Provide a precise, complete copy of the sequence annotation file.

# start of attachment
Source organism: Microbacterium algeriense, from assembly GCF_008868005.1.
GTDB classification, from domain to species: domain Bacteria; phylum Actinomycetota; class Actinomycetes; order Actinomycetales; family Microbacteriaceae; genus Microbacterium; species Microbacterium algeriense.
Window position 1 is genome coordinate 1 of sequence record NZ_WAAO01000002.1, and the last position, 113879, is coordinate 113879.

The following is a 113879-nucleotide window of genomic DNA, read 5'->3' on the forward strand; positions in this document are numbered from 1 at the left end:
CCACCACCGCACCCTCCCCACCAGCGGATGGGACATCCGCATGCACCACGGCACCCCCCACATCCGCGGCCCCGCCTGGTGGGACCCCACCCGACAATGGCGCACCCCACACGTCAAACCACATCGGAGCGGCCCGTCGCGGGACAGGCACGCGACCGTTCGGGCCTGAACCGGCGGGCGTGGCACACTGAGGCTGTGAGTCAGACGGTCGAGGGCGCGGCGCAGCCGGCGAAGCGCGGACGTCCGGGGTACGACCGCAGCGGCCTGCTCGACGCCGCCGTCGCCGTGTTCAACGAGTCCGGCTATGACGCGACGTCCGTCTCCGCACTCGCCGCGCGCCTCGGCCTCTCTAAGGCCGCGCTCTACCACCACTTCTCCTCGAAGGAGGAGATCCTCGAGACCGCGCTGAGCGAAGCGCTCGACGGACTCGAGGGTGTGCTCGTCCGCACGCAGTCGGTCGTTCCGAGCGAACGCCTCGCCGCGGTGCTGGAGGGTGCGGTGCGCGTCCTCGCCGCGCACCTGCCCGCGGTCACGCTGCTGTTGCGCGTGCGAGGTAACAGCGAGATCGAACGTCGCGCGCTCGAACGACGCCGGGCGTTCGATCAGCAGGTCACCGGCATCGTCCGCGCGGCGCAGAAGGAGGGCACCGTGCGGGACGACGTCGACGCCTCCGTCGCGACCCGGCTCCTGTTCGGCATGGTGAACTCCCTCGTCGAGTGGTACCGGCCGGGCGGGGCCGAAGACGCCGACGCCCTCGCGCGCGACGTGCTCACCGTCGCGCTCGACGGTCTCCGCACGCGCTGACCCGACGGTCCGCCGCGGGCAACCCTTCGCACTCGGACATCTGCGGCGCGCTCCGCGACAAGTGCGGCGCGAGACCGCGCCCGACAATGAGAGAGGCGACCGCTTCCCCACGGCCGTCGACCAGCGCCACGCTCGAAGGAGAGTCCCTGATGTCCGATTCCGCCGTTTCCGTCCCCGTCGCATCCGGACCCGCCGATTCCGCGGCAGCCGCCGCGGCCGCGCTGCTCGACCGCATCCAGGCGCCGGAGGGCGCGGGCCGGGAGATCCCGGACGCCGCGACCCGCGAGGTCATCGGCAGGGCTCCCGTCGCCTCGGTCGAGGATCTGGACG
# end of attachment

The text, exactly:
Source organism: Microbacterium algeriense, from assembly GCF_008868005.1.
GTDB classification, from domain to species: domain Bacteria; phylum Actinomycetota; class Actinomycetes; order Actinomycetales; family Microbacteriaceae; genus Microbacterium; species Microbacterium algeriense.
Window position 1 is genome coordinate 1 of sequence record NZ_WAAO01000002.1, and the last position, 113879, is coordinate 113879.

The following is a 113879-nucleotide window of genomic DNA, read 5'->3' on the forward strand; positions in this document are numbered from 1 at the left end:
CCACCACCGCACCCTCCCCACCAGCGGATGGGACATCCGCATGCACCACGGCACCCCCCACATCCGCGGCCCCGCCTGGTGGGACCCCACCCGACAATGGCGCACCCCACACGTCAAACCACATCGGAGCGGCCCGTCGCGGGACAGGCACGCGACCGTTCGGGCCTGAACCGGCGGGCGTGGCACACTGAGGCTGTGAGTCAGACGGTCGAGGGCGCGGCGCAGCCGGCGAAGCGCGGACGTCCGGGGTACGACCGCAGCGGCCTGCTCGACGCCGCCGTCGCCGTGTTCAACGAGTCCGGCTATGACGCGACGTCCGTCTCCGCACTCGCCGCGCGCCTCGGCCTCTCTAAGGCCGCGCTCTACCACCACTTCTCCTCGAAGGAGGAGATCCTCGAGACCGCGCTGAGCGAAGCGCTCGACGGACTCGAGGGTGTGCTCGTCCGCACGCAGTCGGTCGTTCCGAGCGAACGCCTCGCCGCGGTGCTGGAGGGTGCGGTGCGCGTCCTCGCCGCGCACCTGCCCGCGGTCACGCTGCTGTTGCGCGTGCGAGGTAACAGCGAGATCGAACGTCGCGCGCTCGAACGACGCCGGGCGTTCGATCAGCAGGTCACCGGCATCGTCCGCGCGGCGCAGAAGGAGGGCACCGTGCGGGACGACGTCGACGCCTCCGTCGCGACCCGGCTCCTGTTCGGCATGGTGAACTCCCTCGTCGAGTGGTACCGGCCGGGCGGGGCCGAAGACGCCGACGCCCTCGCGCGCGACGTGCTCACCGTCGCGCTCGACGGTCTCCGCACGCGCTGACCCGACGGTCCGCCGCGGGCAACCCTTCGCACTCGGACATCTGCGGCGCGCTCCGCGACAAGTGCGGCGCGAGACCGCGCCCGACAATGAGAGAGGCGACCGCTTCCCCACGGCCGTCGACCAGCGCCACGCTCGAAGGAGAGTCCCTGATGTCCGATTCCGCCGTTTCCGTCCCCGTCGCATCCGGACCCGCCGATTCCGCGGCAGCCGCCGCGGCCGCGCTGCTCGACCGCATCCAGGCGCCGGAGGGCGCGGGCCGGGAGATCCCGGACGCCGCGACCCGCGAGGTCATCGGCAGGGCTCCCGTCGCCTCGGTCGAGGATCTGGACG